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“Della?” he said, firmer. “What the hell are you doing?”
You mean other than trying not to think about where my face is? “What do you think I’m doing?” Then, realizing what his answer might be, she added, “Forget I asked that. I’m hiding. My dad’s in the gold Honda in the lane to the right.”
“Shit,” he said.
“I already said that,” Della spit out. And then another wave of panic set in. “Did he see me? Is he staring at the car?”
“No,” he said.
“Then why did you say ‘shit’?”
“Did I hurt you?” she asked, remembering how hard she’d slammed into his lap, and feeling her face getting warm with embarrassment.
“A little.”
“Sorry,” she said, patting the side of his leg before she realized how awkward that would feel. Her hands on his leg. Then again, why should patting his leg be awkward when she had her nose in his private parts?
The next noise he made was a chuckle. Deep, honest, and almost musical. It still pissed her off.
“Don’t laugh,” she said between tightened lips.
“Sorry, it’s funny.”
“No, it’s not,” she snapped back.
“Oh, yes it is.” She felt his hand gently brush some of her hair from her cheek. The car’s emergency brake handle bit into her ribs.
She closed her eyes, the heat of humiliation burning all the way inside her chest. “Has he turned off the freeway yet?”
“Not yet,” he said. “Just stay there.” His finger brushed over her ear, as if tracing the outer edges.
“Are you watching the road?” she blurted out.
“Then quit playing with my ear.”
He laughed again. “You’re worried about your ear?”
She moaned.
He chuckled again. “Try not to move too much.”
Could someone die of embarrassment? Della wondered. And after a couple of seconds, she asked, “You’re not lying, are you?”
“About what?”
“About my dad still being on the freeway.”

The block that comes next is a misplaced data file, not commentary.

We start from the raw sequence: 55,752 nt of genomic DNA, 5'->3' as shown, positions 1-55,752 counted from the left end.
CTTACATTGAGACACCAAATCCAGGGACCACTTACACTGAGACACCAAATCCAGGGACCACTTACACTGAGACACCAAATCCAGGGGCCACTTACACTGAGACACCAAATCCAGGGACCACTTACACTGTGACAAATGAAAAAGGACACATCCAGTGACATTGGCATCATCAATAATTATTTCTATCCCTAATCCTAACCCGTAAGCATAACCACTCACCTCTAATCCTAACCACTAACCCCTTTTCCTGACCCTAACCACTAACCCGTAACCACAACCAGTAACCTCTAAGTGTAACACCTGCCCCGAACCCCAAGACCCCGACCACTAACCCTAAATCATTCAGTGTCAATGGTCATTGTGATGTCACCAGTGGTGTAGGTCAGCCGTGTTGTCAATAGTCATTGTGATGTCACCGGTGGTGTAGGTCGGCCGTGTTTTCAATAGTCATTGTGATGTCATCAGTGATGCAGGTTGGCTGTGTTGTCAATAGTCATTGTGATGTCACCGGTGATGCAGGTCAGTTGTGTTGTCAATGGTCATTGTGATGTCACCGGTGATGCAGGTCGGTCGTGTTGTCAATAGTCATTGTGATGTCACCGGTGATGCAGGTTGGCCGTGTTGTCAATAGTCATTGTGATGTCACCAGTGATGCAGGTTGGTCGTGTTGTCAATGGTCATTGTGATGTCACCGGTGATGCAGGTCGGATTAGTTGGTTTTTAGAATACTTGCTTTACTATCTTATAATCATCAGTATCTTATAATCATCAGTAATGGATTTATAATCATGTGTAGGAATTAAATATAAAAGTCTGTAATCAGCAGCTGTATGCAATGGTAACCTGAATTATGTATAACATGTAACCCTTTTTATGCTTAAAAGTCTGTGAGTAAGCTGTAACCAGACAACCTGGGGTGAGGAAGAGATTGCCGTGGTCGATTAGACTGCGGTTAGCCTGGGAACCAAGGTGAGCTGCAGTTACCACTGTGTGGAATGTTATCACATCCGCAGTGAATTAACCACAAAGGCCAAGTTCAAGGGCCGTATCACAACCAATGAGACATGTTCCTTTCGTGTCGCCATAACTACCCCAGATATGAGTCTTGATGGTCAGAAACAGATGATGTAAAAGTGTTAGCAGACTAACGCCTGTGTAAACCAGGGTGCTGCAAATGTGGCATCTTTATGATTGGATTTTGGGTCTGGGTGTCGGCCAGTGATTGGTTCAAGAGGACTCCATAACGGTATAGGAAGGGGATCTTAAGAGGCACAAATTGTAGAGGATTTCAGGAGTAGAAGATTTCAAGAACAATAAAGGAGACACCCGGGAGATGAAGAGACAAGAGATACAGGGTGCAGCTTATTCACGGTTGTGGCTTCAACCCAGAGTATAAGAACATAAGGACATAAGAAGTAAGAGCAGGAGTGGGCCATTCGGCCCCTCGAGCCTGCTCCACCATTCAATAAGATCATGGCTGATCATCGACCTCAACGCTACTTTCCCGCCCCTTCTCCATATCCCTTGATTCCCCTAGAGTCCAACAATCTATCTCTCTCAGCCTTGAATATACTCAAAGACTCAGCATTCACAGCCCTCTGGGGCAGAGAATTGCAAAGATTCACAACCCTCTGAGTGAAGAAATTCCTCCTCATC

“No. I’m not lying. He’s about to pull off. I’ll tell you when it’s clear.” He paused one second. “Clear.”
She raised up. And with no other option, she looked at him. He burst out laughing.
“Your face is so red,” he said between gulps of laughter.
She growled at him, and then for reasons she couldn’t explain, it all of a sudden seemed funny to her, too. The chuckle leaked out and she couldn’t stop it.
They laughed practically all the way to the second address.
*   *   *
They made it back at 7:59. One minute before curfew. Burnett sat outside on the office porch, his phone in his hand, when they walked up. Della hadn’t reached the office yet when it hit her. The whole Steve leaving issue.
“I was just about to call you,” Burnett said, and stood up to open the cabin door. Chase and Della followed him into Holiday’s office.
“Anything?” he asked as he moved toward the desk.
Della suddenly wished she’d told Chase not to mention the near disaster of almost running into her dad. Knowing Burnett, the least little thing would put him back into protective mode where she was concerned.
“The Owen family wasn’t home,” Chase said.
Della held her breath, hoping and praying he didn’t bring it up, and ready to intervene with some other subject if he did.
“We did drop in on the Brian family,” Della added.
“Did you get anything there?” Burnett leaned against Holiday’s desk.
“Yeah. Both the parents are white.” Della filled Burnett in about knocking on their door trying to sell magazines.
“I knew that,” Burnett added. “Right after you left, the DMV finally sent me over copies of their driver’s licenses. I also got both Mr. and Mrs. Owen’s. White as well.”
Della nodded. “But as you said…”
“It could just mean they aren’t her biological parents,” Burnett finished her sentence for her.
“I still believe it’s one of them,” Della said. “Actually, I think she’s Natasha Owen.” The moment she said it, she felt certain. “If we’d had time, we would have gone back by their house.” She’d almost called Burnett and asked for an extended curfew, but being her first night to work the case, she knew he’d balk. “But if we left now—”
“No, it’s late. You need rest. You can go tomorrow evening.” Burnett ran a hand through his hair and looked over at the door. Della could hear someone coming up the office steps outside. Then she heard a baby’s coo.
“Why do you think her name is Owen?” Burnett asked, cutting his eyes to the door, obviously waiting for his wife and child to walk in.
Della looked at Chase. She hadn’t asked him earlier. Probably because she hadn’t wanted to think about it. “I felt something at her house. A sadness. I think the ghost was there. I didn’t feel that at the Brians’ house.”
Chase’s brow tightened.
“Did you feel it, too?” she asked him.
“Yeah,” he said. “But I was hoping I imagined it.”
Me, too, Della thought, but didn’t say it.
“Fine,” Burnett said. “You can go back tomorrow. Maybe you’ll find something out.”